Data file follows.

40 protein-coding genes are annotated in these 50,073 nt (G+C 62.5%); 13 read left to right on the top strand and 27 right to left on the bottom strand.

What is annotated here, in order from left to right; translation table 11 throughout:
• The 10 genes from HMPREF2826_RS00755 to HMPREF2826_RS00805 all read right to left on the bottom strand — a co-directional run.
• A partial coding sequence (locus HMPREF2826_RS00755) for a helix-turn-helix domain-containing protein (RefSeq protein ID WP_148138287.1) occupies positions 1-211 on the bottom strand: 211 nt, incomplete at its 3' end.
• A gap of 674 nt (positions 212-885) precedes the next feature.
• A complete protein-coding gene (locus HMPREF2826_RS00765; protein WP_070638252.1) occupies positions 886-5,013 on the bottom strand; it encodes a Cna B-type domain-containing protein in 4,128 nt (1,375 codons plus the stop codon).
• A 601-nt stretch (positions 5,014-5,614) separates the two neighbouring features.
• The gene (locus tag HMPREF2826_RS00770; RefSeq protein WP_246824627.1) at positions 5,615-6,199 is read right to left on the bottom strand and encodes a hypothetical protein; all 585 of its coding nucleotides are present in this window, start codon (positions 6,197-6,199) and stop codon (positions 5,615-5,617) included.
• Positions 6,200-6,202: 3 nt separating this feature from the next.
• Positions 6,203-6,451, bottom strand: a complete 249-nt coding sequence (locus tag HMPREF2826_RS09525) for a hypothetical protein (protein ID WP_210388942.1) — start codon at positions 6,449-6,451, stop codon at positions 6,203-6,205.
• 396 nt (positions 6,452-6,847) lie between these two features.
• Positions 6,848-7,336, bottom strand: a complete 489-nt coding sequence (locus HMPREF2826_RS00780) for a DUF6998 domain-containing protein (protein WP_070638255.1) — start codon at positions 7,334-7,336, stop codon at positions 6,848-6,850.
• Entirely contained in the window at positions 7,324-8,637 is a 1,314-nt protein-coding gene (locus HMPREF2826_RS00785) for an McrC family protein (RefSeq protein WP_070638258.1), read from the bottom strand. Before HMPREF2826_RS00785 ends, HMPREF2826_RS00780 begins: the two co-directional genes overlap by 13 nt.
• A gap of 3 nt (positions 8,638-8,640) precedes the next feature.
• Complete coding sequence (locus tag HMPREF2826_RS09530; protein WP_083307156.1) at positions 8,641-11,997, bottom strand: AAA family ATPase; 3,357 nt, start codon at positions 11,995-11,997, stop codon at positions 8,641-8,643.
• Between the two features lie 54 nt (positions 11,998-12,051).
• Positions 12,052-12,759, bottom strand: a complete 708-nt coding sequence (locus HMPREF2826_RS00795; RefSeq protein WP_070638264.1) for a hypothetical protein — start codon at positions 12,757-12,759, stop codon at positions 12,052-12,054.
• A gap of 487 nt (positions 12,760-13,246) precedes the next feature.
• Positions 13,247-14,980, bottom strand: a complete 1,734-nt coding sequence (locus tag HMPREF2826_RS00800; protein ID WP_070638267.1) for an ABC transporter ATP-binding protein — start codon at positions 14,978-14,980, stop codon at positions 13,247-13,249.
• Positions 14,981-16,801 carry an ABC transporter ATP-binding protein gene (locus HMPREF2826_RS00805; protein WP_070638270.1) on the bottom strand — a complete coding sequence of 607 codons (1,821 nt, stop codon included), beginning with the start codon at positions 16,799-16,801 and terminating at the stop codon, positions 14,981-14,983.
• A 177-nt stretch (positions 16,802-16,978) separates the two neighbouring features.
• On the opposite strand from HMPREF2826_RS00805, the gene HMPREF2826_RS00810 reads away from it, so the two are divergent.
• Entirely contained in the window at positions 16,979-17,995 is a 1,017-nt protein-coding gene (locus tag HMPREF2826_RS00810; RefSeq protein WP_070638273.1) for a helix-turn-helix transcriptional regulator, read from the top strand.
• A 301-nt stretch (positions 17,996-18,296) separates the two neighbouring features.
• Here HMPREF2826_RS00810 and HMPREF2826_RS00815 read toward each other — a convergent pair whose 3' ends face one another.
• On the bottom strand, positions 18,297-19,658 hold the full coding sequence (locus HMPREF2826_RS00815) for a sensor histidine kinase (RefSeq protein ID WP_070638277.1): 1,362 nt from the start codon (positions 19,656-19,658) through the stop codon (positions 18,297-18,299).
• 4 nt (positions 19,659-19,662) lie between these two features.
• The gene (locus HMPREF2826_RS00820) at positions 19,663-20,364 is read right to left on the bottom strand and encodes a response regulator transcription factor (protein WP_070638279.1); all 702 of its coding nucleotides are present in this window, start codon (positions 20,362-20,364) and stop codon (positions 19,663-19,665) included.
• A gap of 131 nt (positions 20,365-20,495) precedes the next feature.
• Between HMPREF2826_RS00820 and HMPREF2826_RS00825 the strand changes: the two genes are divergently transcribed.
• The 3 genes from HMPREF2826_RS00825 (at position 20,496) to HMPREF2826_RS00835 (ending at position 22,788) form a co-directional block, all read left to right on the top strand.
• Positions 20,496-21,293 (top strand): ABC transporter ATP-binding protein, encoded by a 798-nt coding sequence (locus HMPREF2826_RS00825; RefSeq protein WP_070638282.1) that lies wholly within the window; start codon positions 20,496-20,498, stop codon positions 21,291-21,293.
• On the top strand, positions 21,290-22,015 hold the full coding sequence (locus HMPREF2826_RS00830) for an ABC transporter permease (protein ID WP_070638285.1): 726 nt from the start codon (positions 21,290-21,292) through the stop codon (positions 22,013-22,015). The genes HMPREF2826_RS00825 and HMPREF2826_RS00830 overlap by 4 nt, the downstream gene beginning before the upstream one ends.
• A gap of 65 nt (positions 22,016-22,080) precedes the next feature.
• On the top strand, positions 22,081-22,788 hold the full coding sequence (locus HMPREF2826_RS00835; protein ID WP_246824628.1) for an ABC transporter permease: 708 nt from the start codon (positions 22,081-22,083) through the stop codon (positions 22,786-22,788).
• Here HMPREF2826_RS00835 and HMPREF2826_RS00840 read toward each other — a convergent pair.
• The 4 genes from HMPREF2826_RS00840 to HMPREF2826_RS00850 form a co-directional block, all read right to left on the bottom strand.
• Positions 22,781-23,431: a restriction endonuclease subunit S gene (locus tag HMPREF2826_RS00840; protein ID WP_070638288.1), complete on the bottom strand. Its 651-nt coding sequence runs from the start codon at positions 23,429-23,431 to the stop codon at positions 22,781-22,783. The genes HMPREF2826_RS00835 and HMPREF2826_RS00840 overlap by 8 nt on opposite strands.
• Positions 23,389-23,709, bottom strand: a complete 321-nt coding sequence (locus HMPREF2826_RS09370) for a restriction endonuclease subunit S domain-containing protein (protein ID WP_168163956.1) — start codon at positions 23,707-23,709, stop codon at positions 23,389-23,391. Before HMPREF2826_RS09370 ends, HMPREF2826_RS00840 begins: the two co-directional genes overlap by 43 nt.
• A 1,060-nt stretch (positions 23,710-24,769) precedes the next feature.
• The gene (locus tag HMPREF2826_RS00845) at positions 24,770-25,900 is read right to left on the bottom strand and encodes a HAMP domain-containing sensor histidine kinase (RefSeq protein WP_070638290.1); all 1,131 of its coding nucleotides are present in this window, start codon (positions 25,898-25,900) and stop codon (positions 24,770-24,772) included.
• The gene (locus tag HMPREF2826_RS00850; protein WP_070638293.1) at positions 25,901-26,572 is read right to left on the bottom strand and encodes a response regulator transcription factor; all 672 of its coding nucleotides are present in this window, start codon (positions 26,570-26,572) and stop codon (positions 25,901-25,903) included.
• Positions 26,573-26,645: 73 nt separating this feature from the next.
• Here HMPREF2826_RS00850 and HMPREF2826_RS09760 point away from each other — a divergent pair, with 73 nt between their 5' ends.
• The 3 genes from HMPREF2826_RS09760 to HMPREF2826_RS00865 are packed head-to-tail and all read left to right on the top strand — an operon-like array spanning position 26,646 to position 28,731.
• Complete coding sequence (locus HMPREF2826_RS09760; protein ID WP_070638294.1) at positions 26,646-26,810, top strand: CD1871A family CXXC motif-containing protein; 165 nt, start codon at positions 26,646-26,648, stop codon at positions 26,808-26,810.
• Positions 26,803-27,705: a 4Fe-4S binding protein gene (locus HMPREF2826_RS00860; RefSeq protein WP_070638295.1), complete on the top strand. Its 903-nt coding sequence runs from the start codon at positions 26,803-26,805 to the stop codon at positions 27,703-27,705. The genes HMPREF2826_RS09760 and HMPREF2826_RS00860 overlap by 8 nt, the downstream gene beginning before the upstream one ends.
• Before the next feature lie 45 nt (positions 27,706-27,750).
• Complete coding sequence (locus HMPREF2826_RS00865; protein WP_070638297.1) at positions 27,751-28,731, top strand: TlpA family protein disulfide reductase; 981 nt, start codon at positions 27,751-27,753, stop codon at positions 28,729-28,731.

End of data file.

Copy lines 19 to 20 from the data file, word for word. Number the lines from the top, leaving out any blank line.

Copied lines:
• Positions 13,247-14,980, bottom strand: a complete 1,734-nt coding sequence (locus tag HMPREF2826_RS00800; protein ID WP_070638267.1) for an ABC transporter ATP-binding protein — start codon at positions 14,978-14,980, stop codon at positions 13,247-13,249.
• Positions 14,981-16,801 carry an ABC transporter ATP-binding protein gene (locus HMPREF2826_RS00805; protein WP_070638270.1) on the bottom strand — a complete coding sequence of 607 codons (1,821 nt, stop codon included), beginning with the start codon at positions 16,799-16,801 and terminating at the stop codon, positions 14,981-14,983.